Patients don’t know what they don’t know. When they receive a massive medical bill, the statement balance can be so overwhelming that they simply opt not to pay, not realizing that they have options for paying off their balances. They don’t realize that they qualify for certain programs or that payment plan options are available.
Of course, every bill has a story. For one person, the $1,000 medical bill you just sent him could mean not paying a mortgage that month. For another, that $3,500 could be better served toward putting food on the table and gas in the car and keeping the lights and heat on in the house. Guess what these patients will choose? You know this story all too well. Your self-pay patients aren’t reading the fine print on their statements—it’s time to stop thinking that they do.
In order to collect what you’re owed, it’s important that hospitals rethink when to involve early out vendors. It’s time to think beyond the standard 90-120 day window and allow your early out vendors to get to work much earlier.
Self-Pay Patients: The Unripened Fruit of Billing & Collections
Many hospitals view self-pay patients—who make up a smaller percentage of the patients you’re trying to collect on— as low-hanging, “unripened fruit”. Hospitals tend to think that they should give these accounts more time to “develop”; that is, time to pay the bill within that 90-120 day threshold. But here’s the harsh reality that unfolds without fail:
The longer a hospital waits to make contact, the higher their chances of not getting paid become, and the more likely that unripened fruit will actually go rotten.
In 90-120 days, that unpaid bill will go to collections, and your chances of resolving the account radically decrease.
When to Involve Early Out Vendors: As Soon As Possible
Most hospitals think that Day 15 is far too early to bring in the early out vendor. Most often than not, they’re waiting until Day 60, and by then it’s too late. For example, the time-sensitive nature of Medicaid eligibility puts patients at risk for not qualifying for it. By the time a patient is educated on his or her options, they’re so late in the process that they can’t fulfill the requirements.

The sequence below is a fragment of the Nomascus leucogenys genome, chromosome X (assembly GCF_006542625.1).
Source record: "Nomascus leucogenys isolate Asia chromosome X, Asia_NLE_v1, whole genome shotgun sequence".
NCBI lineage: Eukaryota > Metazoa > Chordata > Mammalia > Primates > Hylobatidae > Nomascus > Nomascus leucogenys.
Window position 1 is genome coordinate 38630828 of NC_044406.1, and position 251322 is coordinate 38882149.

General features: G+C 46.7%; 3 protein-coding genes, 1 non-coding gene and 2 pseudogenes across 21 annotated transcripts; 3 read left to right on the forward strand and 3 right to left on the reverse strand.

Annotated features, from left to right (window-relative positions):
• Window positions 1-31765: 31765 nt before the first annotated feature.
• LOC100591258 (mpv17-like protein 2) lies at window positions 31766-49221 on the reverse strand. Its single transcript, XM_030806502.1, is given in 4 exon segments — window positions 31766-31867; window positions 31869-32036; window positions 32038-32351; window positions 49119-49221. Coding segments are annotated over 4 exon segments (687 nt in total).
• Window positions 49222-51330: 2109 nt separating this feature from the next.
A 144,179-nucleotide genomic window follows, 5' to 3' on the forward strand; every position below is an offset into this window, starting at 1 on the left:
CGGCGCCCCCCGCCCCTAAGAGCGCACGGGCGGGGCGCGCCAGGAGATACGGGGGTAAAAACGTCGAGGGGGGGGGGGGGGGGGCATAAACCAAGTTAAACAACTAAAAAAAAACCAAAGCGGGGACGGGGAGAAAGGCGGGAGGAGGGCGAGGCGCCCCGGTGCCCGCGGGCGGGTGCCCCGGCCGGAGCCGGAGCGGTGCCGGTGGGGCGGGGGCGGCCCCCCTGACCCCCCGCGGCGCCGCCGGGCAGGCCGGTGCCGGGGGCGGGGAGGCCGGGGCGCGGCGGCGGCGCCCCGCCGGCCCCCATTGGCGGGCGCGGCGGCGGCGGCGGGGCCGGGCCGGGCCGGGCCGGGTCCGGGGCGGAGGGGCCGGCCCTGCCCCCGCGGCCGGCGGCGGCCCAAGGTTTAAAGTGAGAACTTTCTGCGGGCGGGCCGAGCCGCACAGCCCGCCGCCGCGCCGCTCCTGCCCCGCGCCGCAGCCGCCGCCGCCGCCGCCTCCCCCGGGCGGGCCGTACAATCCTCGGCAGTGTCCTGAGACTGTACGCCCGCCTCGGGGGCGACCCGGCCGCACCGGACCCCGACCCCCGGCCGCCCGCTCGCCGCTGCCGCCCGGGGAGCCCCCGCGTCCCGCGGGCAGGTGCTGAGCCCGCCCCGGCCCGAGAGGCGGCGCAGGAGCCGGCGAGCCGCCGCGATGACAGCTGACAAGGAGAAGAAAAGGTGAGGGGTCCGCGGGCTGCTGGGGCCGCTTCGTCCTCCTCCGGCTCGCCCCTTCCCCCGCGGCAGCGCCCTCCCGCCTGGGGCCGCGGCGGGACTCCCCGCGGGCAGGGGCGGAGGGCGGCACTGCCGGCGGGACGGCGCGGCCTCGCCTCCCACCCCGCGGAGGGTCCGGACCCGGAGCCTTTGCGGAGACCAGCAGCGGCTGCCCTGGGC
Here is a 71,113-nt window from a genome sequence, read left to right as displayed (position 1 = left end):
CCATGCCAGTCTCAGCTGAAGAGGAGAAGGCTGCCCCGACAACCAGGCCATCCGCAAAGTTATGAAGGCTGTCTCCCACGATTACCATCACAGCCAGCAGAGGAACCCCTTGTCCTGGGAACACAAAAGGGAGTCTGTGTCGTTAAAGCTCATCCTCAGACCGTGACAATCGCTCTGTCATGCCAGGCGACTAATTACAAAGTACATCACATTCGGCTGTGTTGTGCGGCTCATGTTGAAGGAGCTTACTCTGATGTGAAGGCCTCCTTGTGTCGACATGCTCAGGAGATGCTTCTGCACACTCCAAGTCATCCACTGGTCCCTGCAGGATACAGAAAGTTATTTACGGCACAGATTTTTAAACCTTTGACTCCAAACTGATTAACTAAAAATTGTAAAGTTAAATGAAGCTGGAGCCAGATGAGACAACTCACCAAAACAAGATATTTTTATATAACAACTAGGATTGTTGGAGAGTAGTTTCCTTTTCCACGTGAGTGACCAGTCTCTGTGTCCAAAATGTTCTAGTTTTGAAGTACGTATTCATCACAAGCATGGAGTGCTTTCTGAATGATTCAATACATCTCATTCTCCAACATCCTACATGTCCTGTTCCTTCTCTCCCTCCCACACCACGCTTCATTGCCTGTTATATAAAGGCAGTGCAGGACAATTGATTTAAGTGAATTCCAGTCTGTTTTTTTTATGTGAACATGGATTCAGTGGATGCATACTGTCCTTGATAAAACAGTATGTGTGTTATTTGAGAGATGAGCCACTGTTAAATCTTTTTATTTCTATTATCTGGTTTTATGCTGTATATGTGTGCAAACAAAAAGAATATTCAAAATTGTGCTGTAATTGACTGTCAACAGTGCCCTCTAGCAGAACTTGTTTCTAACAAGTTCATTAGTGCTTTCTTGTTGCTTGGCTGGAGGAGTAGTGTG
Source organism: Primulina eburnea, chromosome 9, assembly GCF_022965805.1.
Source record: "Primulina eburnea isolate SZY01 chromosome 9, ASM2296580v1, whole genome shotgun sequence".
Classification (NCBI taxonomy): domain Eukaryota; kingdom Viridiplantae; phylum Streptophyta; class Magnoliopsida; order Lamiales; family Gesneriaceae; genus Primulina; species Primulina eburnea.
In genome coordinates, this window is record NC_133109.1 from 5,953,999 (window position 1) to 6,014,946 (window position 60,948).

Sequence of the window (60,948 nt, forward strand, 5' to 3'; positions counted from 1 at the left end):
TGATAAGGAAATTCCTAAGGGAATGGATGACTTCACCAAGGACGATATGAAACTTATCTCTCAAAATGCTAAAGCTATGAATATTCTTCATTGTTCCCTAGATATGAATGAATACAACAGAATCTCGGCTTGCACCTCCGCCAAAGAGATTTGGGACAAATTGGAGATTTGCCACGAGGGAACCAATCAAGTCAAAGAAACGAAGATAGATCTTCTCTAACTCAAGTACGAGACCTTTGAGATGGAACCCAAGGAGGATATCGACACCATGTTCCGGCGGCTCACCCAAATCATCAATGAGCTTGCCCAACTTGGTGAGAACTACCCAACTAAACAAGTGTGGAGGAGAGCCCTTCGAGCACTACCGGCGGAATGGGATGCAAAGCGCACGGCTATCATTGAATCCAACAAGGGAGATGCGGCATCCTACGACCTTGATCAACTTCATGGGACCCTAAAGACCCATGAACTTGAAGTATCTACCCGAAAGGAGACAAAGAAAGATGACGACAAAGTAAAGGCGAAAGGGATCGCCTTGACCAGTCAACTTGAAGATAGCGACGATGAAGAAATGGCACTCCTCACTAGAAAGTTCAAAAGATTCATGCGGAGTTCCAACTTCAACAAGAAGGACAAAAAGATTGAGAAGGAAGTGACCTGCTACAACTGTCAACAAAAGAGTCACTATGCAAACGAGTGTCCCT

An early out vendor that is given the freedom to make contact with self-pay patients at an early stage of the process increases the likelihood that a patient can be informed of their financial options and start making payments on their balance.
A Proactive Relationship is the Best Relationship
Hospitals must find the balance between giving patients time to pay and letting go of accounts early so that the early out vendor can start working and establish a connection. And by early, we mean early: as soon as the patient has a statement in hand, they should receive a phone call from an early out vendor. We’ve seen this over and over again: a proactive approach to patient financial education is the one that maximizes cash flow. This approach has allowed us to successfully resolve, in many cases, 75% of self-pay accounts that we undertake. The difference is remarkable.
When self-pay patients are notified of their options, when they are educated about the financial assistance that is available to them, and when they are engaged on a personal level with someone who takes the time to sympathize with their individual situations and devise a solution that works for them, they will be more likely to pay. By not waiting until Day 60 to involve your early out vendors, you’ll not only improve the relationship between you and your patients, but substantially improve the flow of revenue to your organization.